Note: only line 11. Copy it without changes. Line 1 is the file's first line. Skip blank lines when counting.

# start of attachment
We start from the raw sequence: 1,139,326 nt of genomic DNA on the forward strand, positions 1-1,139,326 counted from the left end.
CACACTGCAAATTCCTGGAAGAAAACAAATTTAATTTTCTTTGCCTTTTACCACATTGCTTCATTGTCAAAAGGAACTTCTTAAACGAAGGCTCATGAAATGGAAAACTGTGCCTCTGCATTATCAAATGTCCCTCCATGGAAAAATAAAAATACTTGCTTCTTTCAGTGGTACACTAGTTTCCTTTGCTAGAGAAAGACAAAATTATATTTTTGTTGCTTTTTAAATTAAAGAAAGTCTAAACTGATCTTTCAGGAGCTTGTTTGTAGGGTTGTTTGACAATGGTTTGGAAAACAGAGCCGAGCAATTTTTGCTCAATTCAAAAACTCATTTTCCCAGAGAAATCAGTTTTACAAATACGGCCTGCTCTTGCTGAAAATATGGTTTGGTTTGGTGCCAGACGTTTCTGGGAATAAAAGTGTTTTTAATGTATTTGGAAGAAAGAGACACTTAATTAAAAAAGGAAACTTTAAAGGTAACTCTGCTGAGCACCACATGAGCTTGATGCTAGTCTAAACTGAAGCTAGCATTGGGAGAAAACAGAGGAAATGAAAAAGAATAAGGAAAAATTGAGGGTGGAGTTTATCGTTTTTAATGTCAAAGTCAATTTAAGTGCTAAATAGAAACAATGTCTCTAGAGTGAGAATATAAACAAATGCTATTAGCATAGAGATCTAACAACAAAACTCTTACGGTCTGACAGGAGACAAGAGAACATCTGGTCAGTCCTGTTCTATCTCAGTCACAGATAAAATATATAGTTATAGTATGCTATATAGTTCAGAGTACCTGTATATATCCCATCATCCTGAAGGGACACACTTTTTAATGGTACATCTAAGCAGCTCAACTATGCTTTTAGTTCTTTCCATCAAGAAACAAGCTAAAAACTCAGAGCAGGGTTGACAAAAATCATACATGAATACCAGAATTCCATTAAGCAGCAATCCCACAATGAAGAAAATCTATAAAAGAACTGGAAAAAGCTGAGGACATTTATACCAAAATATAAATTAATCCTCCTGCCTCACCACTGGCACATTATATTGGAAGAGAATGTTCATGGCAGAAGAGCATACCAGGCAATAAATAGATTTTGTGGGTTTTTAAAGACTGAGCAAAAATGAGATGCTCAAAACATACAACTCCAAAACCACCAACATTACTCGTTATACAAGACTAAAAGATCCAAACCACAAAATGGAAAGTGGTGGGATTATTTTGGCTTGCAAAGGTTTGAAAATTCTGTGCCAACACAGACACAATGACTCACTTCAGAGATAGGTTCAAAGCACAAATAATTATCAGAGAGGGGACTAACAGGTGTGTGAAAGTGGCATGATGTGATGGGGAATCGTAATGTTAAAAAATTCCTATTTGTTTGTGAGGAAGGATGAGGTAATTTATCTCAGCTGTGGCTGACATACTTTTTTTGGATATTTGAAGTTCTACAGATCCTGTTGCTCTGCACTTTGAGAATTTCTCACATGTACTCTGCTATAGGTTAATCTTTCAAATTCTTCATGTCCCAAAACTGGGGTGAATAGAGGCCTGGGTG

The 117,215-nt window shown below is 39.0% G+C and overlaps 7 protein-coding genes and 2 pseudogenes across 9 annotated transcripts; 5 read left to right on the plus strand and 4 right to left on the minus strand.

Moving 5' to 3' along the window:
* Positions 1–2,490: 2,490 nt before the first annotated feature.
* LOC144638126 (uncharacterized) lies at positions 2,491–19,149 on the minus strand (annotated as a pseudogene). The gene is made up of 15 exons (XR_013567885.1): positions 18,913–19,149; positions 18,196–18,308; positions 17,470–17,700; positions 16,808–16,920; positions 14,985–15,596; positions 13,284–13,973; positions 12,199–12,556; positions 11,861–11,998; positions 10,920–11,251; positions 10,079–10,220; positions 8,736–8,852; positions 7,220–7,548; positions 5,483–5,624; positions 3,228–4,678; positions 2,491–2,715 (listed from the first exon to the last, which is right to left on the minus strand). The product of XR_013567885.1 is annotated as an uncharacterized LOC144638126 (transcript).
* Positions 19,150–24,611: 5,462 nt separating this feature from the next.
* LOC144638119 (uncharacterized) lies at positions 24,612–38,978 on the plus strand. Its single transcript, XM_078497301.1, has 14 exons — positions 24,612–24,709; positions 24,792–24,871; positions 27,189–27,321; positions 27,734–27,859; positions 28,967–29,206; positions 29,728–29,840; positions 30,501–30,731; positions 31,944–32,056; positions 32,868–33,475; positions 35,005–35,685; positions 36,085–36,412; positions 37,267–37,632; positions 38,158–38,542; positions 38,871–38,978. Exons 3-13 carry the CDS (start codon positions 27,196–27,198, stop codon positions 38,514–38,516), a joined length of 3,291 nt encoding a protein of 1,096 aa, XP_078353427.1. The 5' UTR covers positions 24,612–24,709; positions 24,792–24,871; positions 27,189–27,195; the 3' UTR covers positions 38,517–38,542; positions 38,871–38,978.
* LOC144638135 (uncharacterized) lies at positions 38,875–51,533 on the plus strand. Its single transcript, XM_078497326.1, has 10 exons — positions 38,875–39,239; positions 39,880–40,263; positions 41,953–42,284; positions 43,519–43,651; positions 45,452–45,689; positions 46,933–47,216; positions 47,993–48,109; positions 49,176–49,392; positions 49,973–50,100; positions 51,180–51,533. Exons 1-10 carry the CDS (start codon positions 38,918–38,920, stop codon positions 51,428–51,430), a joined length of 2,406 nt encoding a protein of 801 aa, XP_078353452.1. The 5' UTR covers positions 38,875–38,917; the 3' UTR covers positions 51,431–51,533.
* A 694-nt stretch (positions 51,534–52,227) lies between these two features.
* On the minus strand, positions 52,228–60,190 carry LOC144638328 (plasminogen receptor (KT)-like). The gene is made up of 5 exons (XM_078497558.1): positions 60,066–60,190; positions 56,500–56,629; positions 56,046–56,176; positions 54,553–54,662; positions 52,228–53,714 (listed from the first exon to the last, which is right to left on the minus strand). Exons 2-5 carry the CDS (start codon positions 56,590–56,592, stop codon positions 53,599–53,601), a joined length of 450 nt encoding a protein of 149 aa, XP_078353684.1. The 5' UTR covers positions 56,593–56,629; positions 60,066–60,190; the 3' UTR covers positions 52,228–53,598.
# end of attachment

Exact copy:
* On the minus strand, positions 52,228–60,190 carry LOC144638328 (plasminogen receptor (KT)-like). The gene is made up of 5 exons (XM_078497558.1): positions 60,066–60,190; positions 56,500–56,629; positions 56,046–56,176; positions 54,553–54,662; positions 52,228–53,714 (listed from the first exon to the last, which is right to left on the minus strand). Exons 2-5 carry the CDS (start codon positions 56,590–56,592, stop codon positions 53,599–53,601), a joined length of 450 nt encoding a protein of 149 aa, XP_078353684.1. The 5' UTR covers positions 56,593–56,629; positions 60,066–60,190; the 3' UTR covers positions 52,228–53,598.